Seattle, WA: Local Waterfront Transit

Posted by Content Coordinator on Monday, July 8th, 2013



Seattle StreecarA key part of the Waterfront Seattle project access and mobility objective is the addition of a waterfront transit service. The purpose of this service is to connect a variety of community destinations along the nearly 2-mile long waterfront that could not be reached on foot alone. Riders of this service would be primarily recreational visitors and local waterfront employees and residents. The transit service would be frequent, easy to use and would extend from the Olympic Sculpture Park to Pioneer Square to allow for efficient movement along the waterfront.

The waterfront transit service would interact with improved east-west pedestrian connections to the waterfront. Other transit improvements serving the waterfront include the Madison Street rapid trolley bus route connecting Colman Dock to First Hill and beyond, the new First Hill streetcar line which will terminate near 1st Avenue and Jackson Street, and a possible City Center Streetcar line on 1st Avenue.

Colman Dock is also an important connection along the waterfront. Washington State Ferries plans to replace much of the dock structure and the passenger terminal building between 2015 and 2020. Both the larger vehicle ferries and passenger-only ferries will continue to arrive and depart from Colman Dock. Safe, pleasant and convenient pedestrian access from Colman Dock to nearby transit service on Alaskan Way, 1st Avenue and Madison, Marion and Columbia Streets will be provided through new sidewalks, crosswalks and a wider Marion Street pedestrian bridge.

This study evaluates and compares historic streetcars, modern streetcars, and rubber tire transit for operating characteristics, effects on the environment, and cost. These transit options will focus on moving people along the waterfront; characteristics include high frequency operations, ease of passenger boarding, and connections to other major transit modes.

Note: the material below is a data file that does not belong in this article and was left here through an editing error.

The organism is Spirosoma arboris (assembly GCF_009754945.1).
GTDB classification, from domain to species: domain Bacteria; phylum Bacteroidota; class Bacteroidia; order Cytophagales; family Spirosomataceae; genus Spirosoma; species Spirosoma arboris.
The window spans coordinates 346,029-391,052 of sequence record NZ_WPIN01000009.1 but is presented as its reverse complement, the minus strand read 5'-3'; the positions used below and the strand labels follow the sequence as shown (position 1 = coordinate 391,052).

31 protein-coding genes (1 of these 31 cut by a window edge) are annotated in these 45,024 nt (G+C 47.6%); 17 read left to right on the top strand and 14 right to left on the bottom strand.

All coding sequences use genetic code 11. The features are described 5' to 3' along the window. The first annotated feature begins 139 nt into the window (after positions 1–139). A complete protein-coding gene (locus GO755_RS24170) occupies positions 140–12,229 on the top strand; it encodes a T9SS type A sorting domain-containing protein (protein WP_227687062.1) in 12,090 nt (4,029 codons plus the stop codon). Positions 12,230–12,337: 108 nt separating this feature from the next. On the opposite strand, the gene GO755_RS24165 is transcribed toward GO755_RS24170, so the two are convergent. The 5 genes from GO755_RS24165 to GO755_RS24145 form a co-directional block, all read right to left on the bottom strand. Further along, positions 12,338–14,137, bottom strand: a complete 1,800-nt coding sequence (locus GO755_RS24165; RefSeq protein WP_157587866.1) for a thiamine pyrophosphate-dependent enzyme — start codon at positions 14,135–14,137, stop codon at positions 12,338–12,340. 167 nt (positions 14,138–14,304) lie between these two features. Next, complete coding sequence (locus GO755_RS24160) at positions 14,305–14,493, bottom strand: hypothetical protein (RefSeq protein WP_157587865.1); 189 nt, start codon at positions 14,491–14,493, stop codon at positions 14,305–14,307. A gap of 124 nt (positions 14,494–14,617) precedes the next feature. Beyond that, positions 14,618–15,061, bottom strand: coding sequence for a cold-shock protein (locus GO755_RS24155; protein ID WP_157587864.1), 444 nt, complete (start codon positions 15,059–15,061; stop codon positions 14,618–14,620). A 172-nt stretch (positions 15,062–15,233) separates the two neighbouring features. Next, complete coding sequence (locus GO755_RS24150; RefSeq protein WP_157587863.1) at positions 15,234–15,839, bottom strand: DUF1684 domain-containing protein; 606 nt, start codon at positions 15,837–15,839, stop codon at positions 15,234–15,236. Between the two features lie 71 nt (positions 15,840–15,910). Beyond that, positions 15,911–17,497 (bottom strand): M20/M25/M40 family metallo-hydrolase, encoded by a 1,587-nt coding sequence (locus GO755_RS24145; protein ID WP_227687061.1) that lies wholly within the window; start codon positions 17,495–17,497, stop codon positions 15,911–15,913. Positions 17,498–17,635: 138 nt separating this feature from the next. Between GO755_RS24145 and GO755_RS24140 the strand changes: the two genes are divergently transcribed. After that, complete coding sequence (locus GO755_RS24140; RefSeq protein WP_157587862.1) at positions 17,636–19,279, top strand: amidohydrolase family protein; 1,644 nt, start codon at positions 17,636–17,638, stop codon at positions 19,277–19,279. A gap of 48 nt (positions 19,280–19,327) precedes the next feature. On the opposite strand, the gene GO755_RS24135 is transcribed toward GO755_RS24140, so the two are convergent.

Historic Streetcar

The historic streetcar alternative would reinstate the George Benson trolleys, which previously operated along the Seattle waterfront. There are two options being considered for this alternative:

  • Option A is a lower level of investment including minor modifications such as doors on both sides of the vehicle and a modern PA system. There would be no change to the high-floor stations and passenger loading. The waterfront streetcar would not be integrated with the rest of the streetcar system. A streetcar maintenance facility would be located on the waterfront in this option
  • Option B includes the elements in option A and adds elective upgrades such as automated door operation, conversion to operate on similar power service as the modern streetcar, and wheelchair lifts so station platforms can be at street level (instead of the high platforms with option A). The step up entry would be reinstated for this option. The streetcar maintenance facility could be located on the waterfront or in other locations where access is provided by the streetcar system.

Modern Streetcar

The modern streetcar alternative examines constructing a streetcar alignment along the waterfront that is similar to the existing South Lake Union Streetcar and proposed First Hill Streetcar services. Only one option was considered for this alternative.

Rubber Tire Transit

The rubber tire transit alternative evaluates implementing a mini-bus style service (option A) similar to Quebec City’s Ecolobus service and a larger bus coach similar to King County Metro’s 40-foot buses (option B). The rubber tire vehicles analyzed in this report serve as examples of possible vehicle types and would potentially not be the exact vehicles selected for rubber tire transit.

  • The option A vehicle would be a smaller mini-bus style vehicle with large side windows and exterior row seating. It would provide low floor boarding similar to the Tecnobus Gulliver bus operating in Quebec City. This vehicle would be powered by a battery electric system with zero emissions.
  • Option B would be a coach style bus with front and back door loading and unloading, similar to coaches operated by King County Metro. This vehicle could use diesel-hybrid or electric propulsion. The Proterra bus assumed for the evaluation is a battery-powered electric bus with a rapid charge system at a terminus station.

(click to enlarge)


Download full report (PDF): Local Waterfront Transit

About Waterfront Seattle
“Waterfront Seattle is a partnership between the City of Seattle and the entire community to create an inviting new public waterfront that is a place for everyone – a Waterfront for All that the entire region can enjoy for generations.”

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